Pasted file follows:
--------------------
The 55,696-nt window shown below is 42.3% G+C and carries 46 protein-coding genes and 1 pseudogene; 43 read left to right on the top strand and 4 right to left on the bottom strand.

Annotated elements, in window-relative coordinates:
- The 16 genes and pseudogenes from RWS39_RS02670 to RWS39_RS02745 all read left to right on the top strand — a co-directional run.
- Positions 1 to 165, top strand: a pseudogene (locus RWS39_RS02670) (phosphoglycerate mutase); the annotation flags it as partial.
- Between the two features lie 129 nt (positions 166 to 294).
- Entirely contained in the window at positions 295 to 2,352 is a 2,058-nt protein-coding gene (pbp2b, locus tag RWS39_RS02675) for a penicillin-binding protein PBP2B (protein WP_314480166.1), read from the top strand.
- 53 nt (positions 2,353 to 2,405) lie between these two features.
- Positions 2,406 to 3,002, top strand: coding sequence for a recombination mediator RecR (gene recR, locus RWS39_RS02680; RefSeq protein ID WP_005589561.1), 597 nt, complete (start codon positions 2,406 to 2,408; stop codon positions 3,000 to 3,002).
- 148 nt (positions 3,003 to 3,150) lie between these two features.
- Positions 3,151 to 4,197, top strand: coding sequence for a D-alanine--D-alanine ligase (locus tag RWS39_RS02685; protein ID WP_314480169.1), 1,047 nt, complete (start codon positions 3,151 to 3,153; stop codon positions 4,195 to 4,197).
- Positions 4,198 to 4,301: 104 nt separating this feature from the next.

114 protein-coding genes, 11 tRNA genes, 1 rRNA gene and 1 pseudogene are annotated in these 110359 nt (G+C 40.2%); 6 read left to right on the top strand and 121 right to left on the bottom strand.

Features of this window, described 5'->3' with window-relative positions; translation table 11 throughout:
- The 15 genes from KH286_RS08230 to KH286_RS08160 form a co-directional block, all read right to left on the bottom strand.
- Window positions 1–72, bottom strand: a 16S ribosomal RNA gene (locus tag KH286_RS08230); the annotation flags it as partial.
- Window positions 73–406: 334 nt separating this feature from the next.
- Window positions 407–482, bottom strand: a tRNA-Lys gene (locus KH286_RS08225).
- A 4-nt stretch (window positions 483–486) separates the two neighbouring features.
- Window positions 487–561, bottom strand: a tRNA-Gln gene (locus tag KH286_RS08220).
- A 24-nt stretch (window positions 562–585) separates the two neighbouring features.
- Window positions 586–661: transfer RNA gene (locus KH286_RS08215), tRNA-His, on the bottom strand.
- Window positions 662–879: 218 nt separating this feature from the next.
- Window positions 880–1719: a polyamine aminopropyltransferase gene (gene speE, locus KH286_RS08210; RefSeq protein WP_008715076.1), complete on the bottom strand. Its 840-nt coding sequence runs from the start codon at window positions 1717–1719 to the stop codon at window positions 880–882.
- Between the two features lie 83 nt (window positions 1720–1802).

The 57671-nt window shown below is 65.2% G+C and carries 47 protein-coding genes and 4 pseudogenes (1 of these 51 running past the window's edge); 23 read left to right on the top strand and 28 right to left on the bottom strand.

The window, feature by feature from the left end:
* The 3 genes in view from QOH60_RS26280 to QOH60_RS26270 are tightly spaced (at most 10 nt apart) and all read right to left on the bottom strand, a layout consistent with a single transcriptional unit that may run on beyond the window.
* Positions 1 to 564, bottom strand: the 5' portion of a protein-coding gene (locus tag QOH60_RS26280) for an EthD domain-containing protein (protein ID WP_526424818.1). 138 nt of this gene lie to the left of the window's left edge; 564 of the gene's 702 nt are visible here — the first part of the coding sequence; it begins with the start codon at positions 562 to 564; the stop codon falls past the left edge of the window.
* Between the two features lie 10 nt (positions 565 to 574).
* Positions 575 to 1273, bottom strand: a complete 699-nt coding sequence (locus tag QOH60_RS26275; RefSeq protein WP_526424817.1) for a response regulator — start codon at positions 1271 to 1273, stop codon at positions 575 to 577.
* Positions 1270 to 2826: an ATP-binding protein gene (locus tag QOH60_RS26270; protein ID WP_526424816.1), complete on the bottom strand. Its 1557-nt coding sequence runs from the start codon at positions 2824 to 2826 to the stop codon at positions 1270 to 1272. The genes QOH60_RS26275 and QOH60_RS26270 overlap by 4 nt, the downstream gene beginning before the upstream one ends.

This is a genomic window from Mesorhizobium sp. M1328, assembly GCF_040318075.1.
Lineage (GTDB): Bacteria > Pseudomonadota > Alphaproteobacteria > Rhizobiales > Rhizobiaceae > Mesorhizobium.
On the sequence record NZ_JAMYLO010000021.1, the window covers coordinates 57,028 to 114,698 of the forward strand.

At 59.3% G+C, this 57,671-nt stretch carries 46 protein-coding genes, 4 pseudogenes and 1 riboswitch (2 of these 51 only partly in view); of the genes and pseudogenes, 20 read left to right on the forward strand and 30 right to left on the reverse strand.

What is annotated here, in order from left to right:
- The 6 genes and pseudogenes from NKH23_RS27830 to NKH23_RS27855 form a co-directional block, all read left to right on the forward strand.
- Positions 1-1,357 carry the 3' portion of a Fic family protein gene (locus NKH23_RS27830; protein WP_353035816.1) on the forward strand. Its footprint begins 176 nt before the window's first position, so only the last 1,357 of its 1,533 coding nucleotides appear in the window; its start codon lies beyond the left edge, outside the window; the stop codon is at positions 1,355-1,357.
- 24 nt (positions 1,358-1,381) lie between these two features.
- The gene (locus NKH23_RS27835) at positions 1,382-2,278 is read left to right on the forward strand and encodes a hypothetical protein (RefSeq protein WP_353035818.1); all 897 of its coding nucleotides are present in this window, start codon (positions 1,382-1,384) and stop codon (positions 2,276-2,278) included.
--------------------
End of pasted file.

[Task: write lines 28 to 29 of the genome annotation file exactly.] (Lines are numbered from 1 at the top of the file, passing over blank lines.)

* Positions 1 to 564, bottom strand: the 5' portion of a protein-coding gene (locus tag QOH60_RS26280) for an EthD domain-containing protein (protein ID WP_526424818.1). 138 nt of this gene lie to the left of the window's left edge; 564 of the gene's 702 nt are visible here — the first part of the coding sequence; it begins with the start codon at positions 562 to 564; the stop codon falls past the left edge of the window.
* Between the two features lie 10 nt (positions 565 to 574).